The Ohio Supreme Court in a 4-3 decision invalidated the GOP-drawn legislative maps and ordered the Ohio Redistricting Commission back to the drawing board.
The commission must come back and produce new House and Senate maps within 10 days, which is Jan. 22. But because the deadline falls on a weekend, the actual date is Jan. 24.
Still pending before the court is what justices have to say on the new congressional map, which also faces a constitutional challenge. A decision is expected soon.
Released on Wednesday, the court issued multiple opinions on the legislative maps – the majority, the minority, and concurrences. Here are the key takeaways.
What did the majority say?
Who wrote the majority opinion? Justice Melody Stewart, a Democrat.
Who joined it? Democrats Jennifer Brunner and Michael Donnelly and Chief Justice Maureen O'Connor, a Republican.
What were the key points?
The Ohio Constitution required mapmakers to attempt to match the statewide voting preferences of voters over the past decade. That amounts to 54% for Republican candidates and 46% for Democratic candidates. "The commission is required to attempt to draw a plan in which the statewide proportion of Republican-leaning districts to Democratic-leaning districts closely corresponds to those percentages."
The Ohio Supreme Court had the authority to toss out the maps because the maps didn't attempt to match voting preferences.
Voting commission members out of office wasn't enough of a penalty. “The notion that the voters who overwhelmingly approved the amendment of Article XI meant to hinge the eradication of partisan gerrymandering on the election of various officeholders simply holds no water."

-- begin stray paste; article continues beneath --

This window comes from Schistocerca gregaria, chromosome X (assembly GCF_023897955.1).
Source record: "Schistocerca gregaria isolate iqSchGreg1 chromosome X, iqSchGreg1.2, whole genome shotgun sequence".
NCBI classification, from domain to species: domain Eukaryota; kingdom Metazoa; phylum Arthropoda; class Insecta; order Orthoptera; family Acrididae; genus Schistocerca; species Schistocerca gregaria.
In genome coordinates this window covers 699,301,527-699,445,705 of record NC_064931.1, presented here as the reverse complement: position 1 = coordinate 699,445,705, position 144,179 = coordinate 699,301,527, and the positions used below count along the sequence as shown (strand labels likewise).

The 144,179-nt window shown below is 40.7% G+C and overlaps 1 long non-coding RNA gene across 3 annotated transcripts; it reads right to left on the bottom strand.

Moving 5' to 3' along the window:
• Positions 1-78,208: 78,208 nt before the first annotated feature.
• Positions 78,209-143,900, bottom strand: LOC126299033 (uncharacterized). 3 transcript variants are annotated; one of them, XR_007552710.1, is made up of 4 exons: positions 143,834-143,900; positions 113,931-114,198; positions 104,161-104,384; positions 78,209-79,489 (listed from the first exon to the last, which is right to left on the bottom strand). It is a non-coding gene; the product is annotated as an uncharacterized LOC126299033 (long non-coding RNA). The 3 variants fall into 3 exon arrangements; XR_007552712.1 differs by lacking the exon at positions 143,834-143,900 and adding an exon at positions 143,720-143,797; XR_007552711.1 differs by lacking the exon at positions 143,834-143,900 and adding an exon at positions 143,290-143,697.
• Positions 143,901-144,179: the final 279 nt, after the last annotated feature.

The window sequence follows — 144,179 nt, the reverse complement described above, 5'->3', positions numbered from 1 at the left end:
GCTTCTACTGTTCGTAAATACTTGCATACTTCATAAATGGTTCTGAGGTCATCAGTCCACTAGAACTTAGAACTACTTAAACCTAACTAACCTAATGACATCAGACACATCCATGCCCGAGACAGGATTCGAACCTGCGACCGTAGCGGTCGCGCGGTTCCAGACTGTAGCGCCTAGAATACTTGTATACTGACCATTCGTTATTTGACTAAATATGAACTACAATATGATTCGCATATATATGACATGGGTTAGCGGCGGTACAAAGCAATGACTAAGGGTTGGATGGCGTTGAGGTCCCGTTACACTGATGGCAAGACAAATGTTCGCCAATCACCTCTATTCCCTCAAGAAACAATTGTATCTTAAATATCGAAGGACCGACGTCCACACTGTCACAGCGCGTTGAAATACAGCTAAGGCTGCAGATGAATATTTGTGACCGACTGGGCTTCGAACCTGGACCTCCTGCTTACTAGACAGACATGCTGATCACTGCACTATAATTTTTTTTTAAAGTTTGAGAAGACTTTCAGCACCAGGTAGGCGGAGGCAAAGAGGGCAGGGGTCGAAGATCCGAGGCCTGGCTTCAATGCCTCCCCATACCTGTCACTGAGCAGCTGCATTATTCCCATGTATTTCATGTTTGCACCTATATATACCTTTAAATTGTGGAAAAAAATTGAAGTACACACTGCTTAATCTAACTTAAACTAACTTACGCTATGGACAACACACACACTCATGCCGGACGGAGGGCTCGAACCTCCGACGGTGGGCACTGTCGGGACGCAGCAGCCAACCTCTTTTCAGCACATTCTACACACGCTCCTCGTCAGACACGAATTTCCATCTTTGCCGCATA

The decision, made by three Democrats and one Republican, wasn't partisan.
"Our analysis and conclusion in these cases would be the same regardless of which political party makes up the majority of the commission or drives the map-drawing process."
What did the minority say?
Who wrote the minority opinion? Justice Sharon Kennedy, a Republican.
Who joined it? Justices Patrick Fischer and Patrick DeWine, both Republicans.
What were the key points?
The majority ignores limits on the court's authority "in favor of its own policy preferences."
Nothing in the Ohio Constitution supports a mandate for "proportional representation."
Article 6 in the constitution – which the majority relies upon to invalidate the map – takes a back seat to other mapmaking requirements spelled out in other sections of the constitution.
Language in the constitution tells mapmakers to "attempt" to draw districts that don't unduly favor or disfavor one political party. And the commission made attempts to do so.
Also, Stewart ended the majority opinion saying the ruling would be the same regardless of which political party controls the mapmaking.
That sparked a salty response from Kennedy, who said it insinuates that those in the minority aren't faithfully discharging their duties.
What did the chief say?
O'Connor, who was the swing vote in the decision, had a message for Ohio voters: You can go back to the ballot to change the process again.
Voters approved the current process in 2015. At the time, advocates said the new system would foster bipartisanship and compromise.
O'Connor said Ohio Redistricting Commission, comprised of three statewide elected officials and four state legislators, "is seemingly unwilling to put aside partisan concerns as directed by the people’s vote."
She suggested a different route: "a truly independent, nonpartisan commission that more effectively distances the redistricting process from partisan politics."
Laura Bischoff and Jessie Balmert are reporters for the USA TODAY Network Ohio Bureau, which serves the Columbus Dispatch, Cincinnati Enquirer, Akron Beacon Journal and 18 other affiliated news organizations across Ohio.
This article originally appeared on The Columbus Dispatch: Key facts from the Ohio Supreme Court gerrymandering decision